Finding synergy between artists, innovators, developers

Artisan's Asylum expanding footprint in Allston-Brighton

IF YOU THINK of some of the world’s greatest and most productive cities through history – Florence, Paris, Hong Kong, New York, and of course, Boston – there is an underlying quality that makes them flourish. In these cities, innovators and artists have always worked side by side sharing their creative spirit, knowledge, and entrepreneurial spirit to develop culture, build commerce, and form the civic fabric.

Boston is one of the leading centers of innovation and culture in the world, and to ensure that it remains competitive and productive on both fronts, we must support innovators and artists, provide them space to create and discover, and make places and communities where they can interact and share creative energy.

The Artisan’s Asylum is one of the country’s oldest, largest, and most vibrant maker spaces in the country, serving artists, hackers, hobbyists, engineers, designers, and performers. After moving from our original location in Somerville, we will officially open the doors to our new space in the heart of Allston-Brighton in September. The Artisan Asylum’s relocation underscores Boston’s strong draw as an artistic center and we will contribute to and help build the city’s arts and culture scene by providing a big platform for unfettered creativity and lifelong learning.

The Asylum’s vision is to create a society in which everyone shares their talents and develops their capabilities so they can contribute to the social, artistic, cultural, and economic vibrancy of our city and region. We support craftspeople creating jewelry, sculpting with 3D printing, woodworking, designing robotics, and so much more. Leonardo DaVinci would feel right at home in our dedicated shops and studios.

Providing artists with this space and sharing it with the broader community delivers exponential benefits that go beyond the artists and into areas of equity, economic development, and cultural vibrancy. And there is the economic impact too. The Asylum encourages local entrepreneurship, which has contributed more than $70 million in economic development impact since our founding. In fact, startups that have created jobs and economic impact, such as Atlas Devices, GeoOrbital, 3D Doodler, Unruly Studios, RailState, Cantux Research, and many others, were launched from Artisan’s Asylum studios, underscoring how spaces that facilitate an intersection of artistic creativity, innovation, and entrepreneurship are places where people, businesses, and economies flourish.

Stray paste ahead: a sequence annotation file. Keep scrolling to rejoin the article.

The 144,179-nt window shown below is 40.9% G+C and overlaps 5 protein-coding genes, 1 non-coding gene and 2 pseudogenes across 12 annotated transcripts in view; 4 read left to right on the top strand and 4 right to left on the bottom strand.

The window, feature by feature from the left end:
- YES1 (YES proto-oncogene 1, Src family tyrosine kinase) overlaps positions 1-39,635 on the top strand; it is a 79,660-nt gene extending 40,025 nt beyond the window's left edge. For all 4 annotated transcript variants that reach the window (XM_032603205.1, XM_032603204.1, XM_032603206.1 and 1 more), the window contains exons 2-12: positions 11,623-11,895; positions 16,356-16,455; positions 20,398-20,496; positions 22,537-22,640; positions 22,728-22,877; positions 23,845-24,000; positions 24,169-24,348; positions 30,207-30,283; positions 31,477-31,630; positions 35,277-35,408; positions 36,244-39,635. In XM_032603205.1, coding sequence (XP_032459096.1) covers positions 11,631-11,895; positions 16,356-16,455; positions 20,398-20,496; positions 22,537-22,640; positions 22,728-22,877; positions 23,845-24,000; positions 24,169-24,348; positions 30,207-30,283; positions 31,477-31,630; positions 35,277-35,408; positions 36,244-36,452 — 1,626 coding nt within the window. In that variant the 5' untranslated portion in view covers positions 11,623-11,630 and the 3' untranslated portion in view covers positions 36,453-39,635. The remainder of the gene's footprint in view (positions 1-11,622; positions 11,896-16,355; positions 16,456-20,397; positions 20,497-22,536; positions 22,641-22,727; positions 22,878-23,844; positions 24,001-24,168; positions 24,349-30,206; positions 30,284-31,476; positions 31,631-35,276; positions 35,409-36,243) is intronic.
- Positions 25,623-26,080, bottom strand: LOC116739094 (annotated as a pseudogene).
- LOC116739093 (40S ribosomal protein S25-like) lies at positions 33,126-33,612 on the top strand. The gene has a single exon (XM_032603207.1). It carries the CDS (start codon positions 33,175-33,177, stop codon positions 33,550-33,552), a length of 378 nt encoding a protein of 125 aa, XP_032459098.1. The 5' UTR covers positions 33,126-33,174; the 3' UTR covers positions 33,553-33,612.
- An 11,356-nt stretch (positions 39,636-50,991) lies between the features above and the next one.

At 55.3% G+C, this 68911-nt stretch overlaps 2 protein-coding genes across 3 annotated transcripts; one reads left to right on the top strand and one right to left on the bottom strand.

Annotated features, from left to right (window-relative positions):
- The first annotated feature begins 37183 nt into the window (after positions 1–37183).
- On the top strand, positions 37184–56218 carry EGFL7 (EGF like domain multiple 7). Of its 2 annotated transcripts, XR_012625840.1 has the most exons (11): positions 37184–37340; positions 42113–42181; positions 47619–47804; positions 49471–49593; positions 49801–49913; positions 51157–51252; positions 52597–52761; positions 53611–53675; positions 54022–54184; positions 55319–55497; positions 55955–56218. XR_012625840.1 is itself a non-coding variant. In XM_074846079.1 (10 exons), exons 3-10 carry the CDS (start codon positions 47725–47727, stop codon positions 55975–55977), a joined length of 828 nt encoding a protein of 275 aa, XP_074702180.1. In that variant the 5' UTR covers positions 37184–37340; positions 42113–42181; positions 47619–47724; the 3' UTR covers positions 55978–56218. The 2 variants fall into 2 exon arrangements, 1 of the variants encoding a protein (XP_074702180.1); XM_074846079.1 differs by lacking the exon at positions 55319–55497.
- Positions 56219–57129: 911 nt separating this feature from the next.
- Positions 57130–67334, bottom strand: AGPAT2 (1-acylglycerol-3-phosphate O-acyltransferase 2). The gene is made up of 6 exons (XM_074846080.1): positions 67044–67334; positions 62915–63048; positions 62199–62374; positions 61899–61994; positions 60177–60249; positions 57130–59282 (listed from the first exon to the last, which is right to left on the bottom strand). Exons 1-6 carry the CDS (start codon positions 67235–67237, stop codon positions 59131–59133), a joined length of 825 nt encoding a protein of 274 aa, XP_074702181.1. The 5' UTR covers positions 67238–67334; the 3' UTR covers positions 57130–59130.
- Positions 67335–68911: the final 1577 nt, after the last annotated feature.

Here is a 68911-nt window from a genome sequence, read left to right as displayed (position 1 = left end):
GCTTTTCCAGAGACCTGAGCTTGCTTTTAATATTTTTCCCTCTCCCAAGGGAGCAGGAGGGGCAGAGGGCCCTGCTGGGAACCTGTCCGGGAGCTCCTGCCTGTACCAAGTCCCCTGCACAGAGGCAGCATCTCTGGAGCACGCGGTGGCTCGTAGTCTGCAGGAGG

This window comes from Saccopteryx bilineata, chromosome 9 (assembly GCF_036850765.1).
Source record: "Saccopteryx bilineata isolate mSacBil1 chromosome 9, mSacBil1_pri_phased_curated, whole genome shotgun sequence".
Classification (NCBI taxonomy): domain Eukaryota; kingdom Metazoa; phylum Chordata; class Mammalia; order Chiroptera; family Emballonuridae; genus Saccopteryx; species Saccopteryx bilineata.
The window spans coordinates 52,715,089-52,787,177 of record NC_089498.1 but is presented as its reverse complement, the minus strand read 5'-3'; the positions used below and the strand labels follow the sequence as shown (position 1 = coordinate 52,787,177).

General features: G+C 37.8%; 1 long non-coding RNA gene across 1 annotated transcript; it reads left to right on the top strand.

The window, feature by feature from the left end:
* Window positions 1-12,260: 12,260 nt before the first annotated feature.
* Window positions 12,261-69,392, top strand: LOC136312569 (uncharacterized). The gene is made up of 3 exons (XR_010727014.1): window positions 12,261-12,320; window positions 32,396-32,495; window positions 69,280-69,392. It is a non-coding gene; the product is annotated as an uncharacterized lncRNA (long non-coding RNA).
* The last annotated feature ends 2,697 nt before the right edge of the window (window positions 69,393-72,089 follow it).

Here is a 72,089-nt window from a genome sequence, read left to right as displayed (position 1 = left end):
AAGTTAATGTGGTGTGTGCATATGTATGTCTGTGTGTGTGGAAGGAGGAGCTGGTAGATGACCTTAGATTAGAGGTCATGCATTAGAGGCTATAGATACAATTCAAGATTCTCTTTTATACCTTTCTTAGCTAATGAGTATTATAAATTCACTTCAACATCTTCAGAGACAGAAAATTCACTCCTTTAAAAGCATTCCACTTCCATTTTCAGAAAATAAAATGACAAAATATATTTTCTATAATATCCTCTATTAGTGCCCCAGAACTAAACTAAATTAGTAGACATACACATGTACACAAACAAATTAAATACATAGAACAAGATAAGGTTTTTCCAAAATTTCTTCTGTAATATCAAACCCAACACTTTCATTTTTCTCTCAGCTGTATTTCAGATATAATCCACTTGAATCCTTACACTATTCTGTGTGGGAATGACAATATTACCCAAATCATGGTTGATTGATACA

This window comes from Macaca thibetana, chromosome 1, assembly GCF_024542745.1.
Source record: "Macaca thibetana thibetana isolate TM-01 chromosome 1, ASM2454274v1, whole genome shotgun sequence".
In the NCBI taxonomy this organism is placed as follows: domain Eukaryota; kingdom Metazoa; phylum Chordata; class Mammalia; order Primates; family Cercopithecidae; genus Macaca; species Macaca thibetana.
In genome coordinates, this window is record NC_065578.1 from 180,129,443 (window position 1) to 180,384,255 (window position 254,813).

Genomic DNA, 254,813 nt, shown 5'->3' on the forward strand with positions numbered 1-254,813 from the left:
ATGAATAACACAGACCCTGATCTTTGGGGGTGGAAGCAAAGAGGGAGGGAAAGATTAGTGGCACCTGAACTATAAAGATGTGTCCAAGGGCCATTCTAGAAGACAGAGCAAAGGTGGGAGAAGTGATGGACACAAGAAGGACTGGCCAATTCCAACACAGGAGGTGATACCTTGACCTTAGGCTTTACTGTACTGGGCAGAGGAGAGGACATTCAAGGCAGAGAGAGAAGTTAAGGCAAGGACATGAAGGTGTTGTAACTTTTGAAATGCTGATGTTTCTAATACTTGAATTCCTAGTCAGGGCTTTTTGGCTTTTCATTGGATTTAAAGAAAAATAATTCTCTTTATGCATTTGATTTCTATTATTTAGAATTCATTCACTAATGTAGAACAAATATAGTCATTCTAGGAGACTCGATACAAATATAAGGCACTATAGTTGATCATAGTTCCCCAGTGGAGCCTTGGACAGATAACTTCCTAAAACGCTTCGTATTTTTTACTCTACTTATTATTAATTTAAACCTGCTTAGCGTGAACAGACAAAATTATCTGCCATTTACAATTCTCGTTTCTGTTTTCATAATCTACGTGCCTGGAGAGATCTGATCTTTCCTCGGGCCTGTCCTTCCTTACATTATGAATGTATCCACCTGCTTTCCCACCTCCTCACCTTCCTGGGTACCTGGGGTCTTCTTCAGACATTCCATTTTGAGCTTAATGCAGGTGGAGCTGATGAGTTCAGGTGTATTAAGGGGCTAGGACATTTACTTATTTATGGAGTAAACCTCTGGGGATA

Looking to maximize the impact of bringing innovation and artistic creativity together, Artisan’s Asylum and Berkeley Investments are focusing on our shared goal of developing an environment in Allston-Brighton where artists, scientists, innovators, professionals, residents, and the larger community can work, create, and live together. This collaboration started with Berkeley assisting the Asylum with locating and securing the new building site in Allston-Brighton and will continue when, pending permitting approval, Berkeley hopes to reimagine a five-acre, long-vacant site into a place where people live, work, gather, create, and discover scientific breakthroughs.

Artists and creators will be integrated into Berkeley’s new development through the availability of affordable artist live-work apartments, public art installations, and 10,000 square feet of retail space for Artisan’s Asylum in addition to the artistic endeavors underway in the Artisan’s Asylum’s new home right next door.

The history of Allston Brighton’s arts scene includes periods of growth mixed with disruptions and setbacks for artists. Fortunately, these artists are committed not only to their craft but also to creating a vibrant arts community in this part of Boston and providing more artistic space and support helps with this important work. The Asylum’s new building and Berkeley’s proposed project will contribute to growing and stabilizing the independent arts scene in Allston-Brighton, which includes Unbound Visual Arts, the Sound Museum, Harvard’s Art Lab and Ceramics Studio, Zone 3 Western Avenue Corridor, and the film production company Red Sky Studios.

What’s taking place in Allston-Brighton can happen in other city neighborhoods too, which will increase Boston’s livability, creative output, and ability to compete with other major cities. We believe that our collaboration, which utilizes a synergy between artists, innovators, and developers, can serve as a model for a new approach to arts philanthropy. Providing artists with studios, exhibit spaces, and affordable housing helps artists and the arts flourish while delivering benefits to the city, its residents, and economy. Because when you build a space in which artists are creating, scientists are discovering, and people are living, you are practicing placemaking that results in exciting, enriching, and productive centers throughout the city.

Artists, developers, communities, and government can work together – and should work together whenever possible – to ensure that art and innovation are co-existing and flourishing. When people act on their creative, innovative, and entrepreneurial ideas side-by-side, it makes great cities. Building spaces and communities where this can happen makes cities great places.

Antonio Viva is the executive director of Artisan’s Asylum in Allston-Brighton and Morgan Pierson is the director of development at Berkeley Investments and a board member of Artisan’s Asylum.